Rachel’s road to Rio

It’s 1:00 am in Rio on Sunday morning 18/9/16. I’m absolutely exhausted but buzzing with overwhelming joy. Apologies that this is a long post but I’m a bit emotional and it hasn’t really sunk in yet.

Day 10. Last day of the competition. 17/9/2016. Main event. 50m freestyle. Paralympic record. First Australian to win gold in my classification. I’m speechless! First drug test also! Can’t believe I lost it during my interview. I just couldn’t stop crying. FYI, I can’t see the score board clearly without my glasses so it means I’m unable to react until someone tells me what position I’ve come.

Nearly 3 years ago my whole life changed. I was able to walk well, drive a regular car, work as a learn-to-swim and squad teacher and was about to enter my final year of university and then move out of home to live independently with friends and start my career and save up to travel the world. I went from being independent to needing assistance with the most basic tasks as this condition has affected my whole body. What made it harder was the fact that I had spent my whole life growing up with a disability becoming functional courtesy of years of surgeries and therapy, only to have to start from scratch. I never would have thought that I’d be representing Australia at the paralympics especially as I was literally relearning how to float and blow bubbles and paddle with my life jacket on. I watched my video that I made 10 months ago about myself in physio with the wonderful team at Making Strides to mark 2 years on. I cried so much because I’ve come such a long way. 18 months ago I started training with my coach. Thank you Rob and Chandler Swim Club for putting in so much effort.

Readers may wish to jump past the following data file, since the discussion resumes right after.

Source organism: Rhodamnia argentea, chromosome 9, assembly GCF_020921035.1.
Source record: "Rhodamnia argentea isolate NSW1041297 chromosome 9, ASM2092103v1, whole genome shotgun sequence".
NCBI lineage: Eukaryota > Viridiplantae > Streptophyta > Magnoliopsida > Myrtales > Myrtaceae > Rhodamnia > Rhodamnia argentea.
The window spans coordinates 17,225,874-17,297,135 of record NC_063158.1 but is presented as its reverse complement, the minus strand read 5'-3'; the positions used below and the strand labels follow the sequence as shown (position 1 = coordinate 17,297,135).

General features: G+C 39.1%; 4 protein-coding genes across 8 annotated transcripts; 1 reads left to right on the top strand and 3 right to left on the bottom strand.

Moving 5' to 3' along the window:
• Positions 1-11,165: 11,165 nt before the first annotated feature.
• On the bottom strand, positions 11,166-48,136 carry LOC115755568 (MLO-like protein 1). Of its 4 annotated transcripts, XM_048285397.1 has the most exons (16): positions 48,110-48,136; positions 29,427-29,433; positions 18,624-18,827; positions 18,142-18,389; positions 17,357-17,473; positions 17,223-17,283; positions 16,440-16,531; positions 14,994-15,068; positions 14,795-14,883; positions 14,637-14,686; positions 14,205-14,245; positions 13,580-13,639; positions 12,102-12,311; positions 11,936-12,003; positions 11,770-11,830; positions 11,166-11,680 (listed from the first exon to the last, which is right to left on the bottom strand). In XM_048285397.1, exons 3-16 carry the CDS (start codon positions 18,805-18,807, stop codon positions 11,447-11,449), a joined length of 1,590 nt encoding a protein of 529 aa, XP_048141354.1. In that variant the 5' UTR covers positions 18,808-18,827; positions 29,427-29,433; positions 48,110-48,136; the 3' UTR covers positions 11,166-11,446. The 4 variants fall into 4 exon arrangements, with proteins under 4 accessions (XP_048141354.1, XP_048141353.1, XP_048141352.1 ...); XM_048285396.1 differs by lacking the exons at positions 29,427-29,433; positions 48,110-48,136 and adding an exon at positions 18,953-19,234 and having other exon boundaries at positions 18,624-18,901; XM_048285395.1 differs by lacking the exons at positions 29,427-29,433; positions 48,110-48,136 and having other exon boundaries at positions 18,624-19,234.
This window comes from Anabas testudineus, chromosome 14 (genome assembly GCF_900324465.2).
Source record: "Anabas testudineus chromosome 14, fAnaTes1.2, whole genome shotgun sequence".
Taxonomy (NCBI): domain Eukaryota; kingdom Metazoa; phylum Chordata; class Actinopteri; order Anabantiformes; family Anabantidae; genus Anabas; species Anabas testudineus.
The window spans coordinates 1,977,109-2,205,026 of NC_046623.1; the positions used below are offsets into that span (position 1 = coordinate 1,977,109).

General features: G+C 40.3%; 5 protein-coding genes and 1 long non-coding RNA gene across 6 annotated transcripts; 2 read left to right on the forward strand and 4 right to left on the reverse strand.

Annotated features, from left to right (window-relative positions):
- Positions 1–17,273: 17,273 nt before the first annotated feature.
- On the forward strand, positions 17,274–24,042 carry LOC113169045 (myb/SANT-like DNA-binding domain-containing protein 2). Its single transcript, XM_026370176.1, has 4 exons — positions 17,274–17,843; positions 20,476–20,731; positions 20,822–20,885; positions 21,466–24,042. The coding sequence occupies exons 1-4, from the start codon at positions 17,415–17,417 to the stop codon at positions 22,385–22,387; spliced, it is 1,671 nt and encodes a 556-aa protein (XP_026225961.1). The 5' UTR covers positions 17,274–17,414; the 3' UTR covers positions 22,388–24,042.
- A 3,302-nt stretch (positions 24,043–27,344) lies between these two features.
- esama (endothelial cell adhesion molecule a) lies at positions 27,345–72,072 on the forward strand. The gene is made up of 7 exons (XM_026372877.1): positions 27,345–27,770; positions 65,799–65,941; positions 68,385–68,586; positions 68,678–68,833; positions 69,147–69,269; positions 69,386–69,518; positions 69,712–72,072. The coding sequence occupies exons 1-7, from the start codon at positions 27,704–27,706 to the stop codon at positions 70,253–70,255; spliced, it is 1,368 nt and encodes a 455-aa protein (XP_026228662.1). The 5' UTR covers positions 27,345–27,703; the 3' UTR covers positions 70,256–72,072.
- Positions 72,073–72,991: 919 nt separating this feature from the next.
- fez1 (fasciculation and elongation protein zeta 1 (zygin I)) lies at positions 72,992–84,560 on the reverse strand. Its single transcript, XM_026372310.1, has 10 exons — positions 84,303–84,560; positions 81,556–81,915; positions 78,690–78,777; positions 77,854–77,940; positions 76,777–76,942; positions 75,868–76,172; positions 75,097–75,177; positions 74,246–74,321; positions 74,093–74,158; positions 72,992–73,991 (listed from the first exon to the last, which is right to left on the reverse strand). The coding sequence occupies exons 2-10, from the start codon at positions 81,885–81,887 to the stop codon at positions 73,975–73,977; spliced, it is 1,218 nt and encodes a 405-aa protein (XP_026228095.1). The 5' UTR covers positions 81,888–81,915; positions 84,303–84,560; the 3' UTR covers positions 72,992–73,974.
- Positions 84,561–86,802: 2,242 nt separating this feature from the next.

2016 has been a huge year as it saw me compete in my first nationals, first international meet and first paralympics. My aspiration for Rio was to really enjoy the moment and try not become overwhelmed by the emotion or become distracted by the audience, lights, cameras and just make the most of it.

Just to be there on the team in Rio is an amazing achievement. I started off my paralympic campaign with the relay, achieved two fantastic personal best times in events that I don’t have much experience in and then won a medal in my main event. However if you don’t win a medal that does not mean that you were unsuccessful as a paralympian.

Not every event that I compete in was at the games but to have qualified a few months ago for 4 out of 5 events offered is pretty amazing I think. You can’t take any comfort in knowing the competitors’ qualifying times because everyone is so fast in the heats, even faster in the finals and they have years of experience over me. I can’t see the score board without my glasses so it means I can’t react until someone tells me what position I came. Well, tonight I enjoyed Mexican and Italian for dinner! Thank you so much Miranda and Trimi for challenging me. It was great to meet you both and congratulations on making the podium.